Al-Falih said that the cuts had achieved a key aim. "Inventories are drawing down," he told reporters.

The price of oil, however, slumped $1.03 a barrel to $50.33 in New York trading Thursday on the realization that the extension is unlikely to substantially boost prices in the longer term.



Some weed with your wine?

Bill and Barbara Steele moved to this sleepy corner of Oregon to start their own winery after successful, high-powered business careers.

Now, more than a decade later and with award-winning wine to show for their hard work, they are adding a new crop: marijuana.

Oregon's legalization of recreational pot two years ago created room for entrepreneurial cross-pollination in this fertile region abutting California's so-called Emerald Triangle, a well-known nirvana for outdoor weed cultivation.

Recreational marijuana won't be legal in California until next year, but a few miles north of the border in Oregon, a handful of winemakers are experimenting with pot in hopes of increasing their appeal among young consumers and in niche markets.

"Baby boomers are drinking less. Millennials are coming into their time, economically, where in 2016 they were the fastest-growing consumers of wine, both in dollars and volume," said Barbara Steele, who runs Cowhorn Vineyard & Garden in rural Jacksonville with her husband.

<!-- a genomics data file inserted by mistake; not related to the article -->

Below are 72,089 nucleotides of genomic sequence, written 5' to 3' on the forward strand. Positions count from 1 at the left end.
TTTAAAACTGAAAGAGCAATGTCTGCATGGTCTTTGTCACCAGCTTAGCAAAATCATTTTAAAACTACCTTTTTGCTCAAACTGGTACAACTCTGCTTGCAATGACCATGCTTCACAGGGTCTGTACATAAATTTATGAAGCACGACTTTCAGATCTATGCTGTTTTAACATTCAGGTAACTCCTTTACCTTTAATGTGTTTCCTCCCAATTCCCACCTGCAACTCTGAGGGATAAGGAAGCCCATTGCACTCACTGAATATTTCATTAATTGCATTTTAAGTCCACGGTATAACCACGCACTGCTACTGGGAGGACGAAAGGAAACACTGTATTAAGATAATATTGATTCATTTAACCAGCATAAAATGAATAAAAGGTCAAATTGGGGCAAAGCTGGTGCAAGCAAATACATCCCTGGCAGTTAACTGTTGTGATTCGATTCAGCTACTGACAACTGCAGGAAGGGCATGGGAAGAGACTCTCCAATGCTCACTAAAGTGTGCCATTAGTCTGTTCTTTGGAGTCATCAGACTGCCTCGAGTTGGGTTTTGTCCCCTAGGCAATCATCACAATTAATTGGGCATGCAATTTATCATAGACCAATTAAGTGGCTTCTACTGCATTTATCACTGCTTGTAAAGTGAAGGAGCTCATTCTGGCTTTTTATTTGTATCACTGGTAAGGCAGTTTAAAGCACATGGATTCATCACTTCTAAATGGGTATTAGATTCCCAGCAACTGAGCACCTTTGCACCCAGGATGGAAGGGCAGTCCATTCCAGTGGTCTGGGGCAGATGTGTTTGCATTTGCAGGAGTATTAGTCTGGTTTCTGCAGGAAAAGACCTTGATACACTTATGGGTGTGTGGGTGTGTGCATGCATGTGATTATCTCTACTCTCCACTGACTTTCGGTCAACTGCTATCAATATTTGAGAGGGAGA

"They're looking for an experience of 'wine and weed.'"

The Steeles leased their land to grow 30 medical marijuana plants last year, and this year they are growing double that amount to be branded with the same label as their wine. They started with seeds in plastic cups under incubators in their laundry room, and pride themselves on a "seed to smoke" philosophy.

This year's crop also is for medical use, but the Steeles are seeing the benefits of the expanding market from legal recreational pot. Their weed was reviewed alongside one of their white wines in Stoner Magazine, an Oregon cannabis publication.



Graco recalls car seats

Graco Children's products is recalling 1,393 child car seats in Canada due to a problem with harness webbing.

An advisory from the company's Canadian division says the recall covers "My Ride 65" seats which were made between May 14, 2014 and July 30, 2014.

It says harness webbing on the car seats failed to meet Canadian standards for breaking strength.

Graco says it will provide free replacement kits with new harness restraints and installation instructions.

While waiting for a replacement kit, the company says consumers may continue to use My Ride 65 convertible car seats.